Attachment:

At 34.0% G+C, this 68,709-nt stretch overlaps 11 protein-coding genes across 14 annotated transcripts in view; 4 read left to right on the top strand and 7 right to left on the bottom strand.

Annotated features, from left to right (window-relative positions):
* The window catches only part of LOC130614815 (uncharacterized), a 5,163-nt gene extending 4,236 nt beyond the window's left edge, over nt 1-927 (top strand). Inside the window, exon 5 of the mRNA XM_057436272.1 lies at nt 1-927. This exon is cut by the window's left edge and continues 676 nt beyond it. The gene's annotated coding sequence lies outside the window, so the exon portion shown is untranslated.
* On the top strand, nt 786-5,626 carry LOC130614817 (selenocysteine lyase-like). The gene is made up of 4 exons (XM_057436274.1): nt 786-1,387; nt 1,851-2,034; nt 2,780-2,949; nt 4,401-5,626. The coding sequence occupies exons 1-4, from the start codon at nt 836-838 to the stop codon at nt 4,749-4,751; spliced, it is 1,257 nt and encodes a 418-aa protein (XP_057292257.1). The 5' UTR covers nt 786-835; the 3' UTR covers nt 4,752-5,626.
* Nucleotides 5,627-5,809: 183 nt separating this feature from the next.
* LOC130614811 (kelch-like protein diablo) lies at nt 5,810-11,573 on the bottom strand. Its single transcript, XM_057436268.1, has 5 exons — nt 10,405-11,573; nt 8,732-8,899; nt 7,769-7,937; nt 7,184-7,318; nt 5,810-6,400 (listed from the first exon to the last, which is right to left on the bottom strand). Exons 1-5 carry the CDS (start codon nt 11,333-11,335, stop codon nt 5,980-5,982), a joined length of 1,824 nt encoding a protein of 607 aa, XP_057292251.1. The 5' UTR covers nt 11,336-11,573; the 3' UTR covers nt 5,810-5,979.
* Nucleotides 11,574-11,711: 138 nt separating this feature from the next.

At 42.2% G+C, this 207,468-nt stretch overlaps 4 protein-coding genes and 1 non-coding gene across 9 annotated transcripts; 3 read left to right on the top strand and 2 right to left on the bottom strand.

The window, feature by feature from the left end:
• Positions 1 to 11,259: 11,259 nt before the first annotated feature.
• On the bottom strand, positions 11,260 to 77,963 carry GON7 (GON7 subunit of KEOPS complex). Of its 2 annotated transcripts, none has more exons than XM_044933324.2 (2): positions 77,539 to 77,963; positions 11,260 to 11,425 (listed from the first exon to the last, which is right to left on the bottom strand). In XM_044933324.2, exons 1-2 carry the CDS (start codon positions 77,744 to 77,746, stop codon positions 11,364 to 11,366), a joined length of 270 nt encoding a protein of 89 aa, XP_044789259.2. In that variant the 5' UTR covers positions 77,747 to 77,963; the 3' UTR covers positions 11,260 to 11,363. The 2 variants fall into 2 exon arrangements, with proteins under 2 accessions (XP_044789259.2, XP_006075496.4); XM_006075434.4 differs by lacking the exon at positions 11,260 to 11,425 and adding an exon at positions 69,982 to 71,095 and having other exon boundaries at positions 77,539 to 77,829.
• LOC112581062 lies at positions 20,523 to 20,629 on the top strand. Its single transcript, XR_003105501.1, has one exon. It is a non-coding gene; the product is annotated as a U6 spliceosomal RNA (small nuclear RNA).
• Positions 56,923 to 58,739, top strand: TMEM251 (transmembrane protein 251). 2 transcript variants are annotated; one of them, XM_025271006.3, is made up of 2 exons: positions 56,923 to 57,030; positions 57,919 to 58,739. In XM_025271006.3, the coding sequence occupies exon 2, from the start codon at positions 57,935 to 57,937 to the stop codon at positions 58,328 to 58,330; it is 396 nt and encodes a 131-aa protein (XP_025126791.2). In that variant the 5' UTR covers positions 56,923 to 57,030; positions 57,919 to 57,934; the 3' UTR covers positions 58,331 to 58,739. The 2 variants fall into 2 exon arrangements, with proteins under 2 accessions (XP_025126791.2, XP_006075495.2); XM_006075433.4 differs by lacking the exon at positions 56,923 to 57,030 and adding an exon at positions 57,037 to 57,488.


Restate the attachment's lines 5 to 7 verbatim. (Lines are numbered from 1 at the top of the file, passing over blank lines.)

* Nucleotides 5,627-5,809: 183 nt separating this feature from the next.
* LOC130614811 (kelch-like protein diablo) lies at nt 5,810-11,573 on the bottom strand. Its single transcript, XM_057436268.1, has 5 exons — nt 10,405-11,573; nt 8,732-8,899; nt 7,769-7,937; nt 7,184-7,318; nt 5,810-6,400 (listed from the first exon to the last, which is right to left on the bottom strand). Exons 1-5 carry the CDS (start codon nt 11,333-11,335, stop codon nt 5,980-5,982), a joined length of 1,824 nt encoding a protein of 607 aa, XP_057292251.1. The 5' UTR covers nt 11,336-11,573; the 3' UTR covers nt 5,810-5,979.
* Nucleotides 11,574-11,711: 138 nt separating this feature from the next.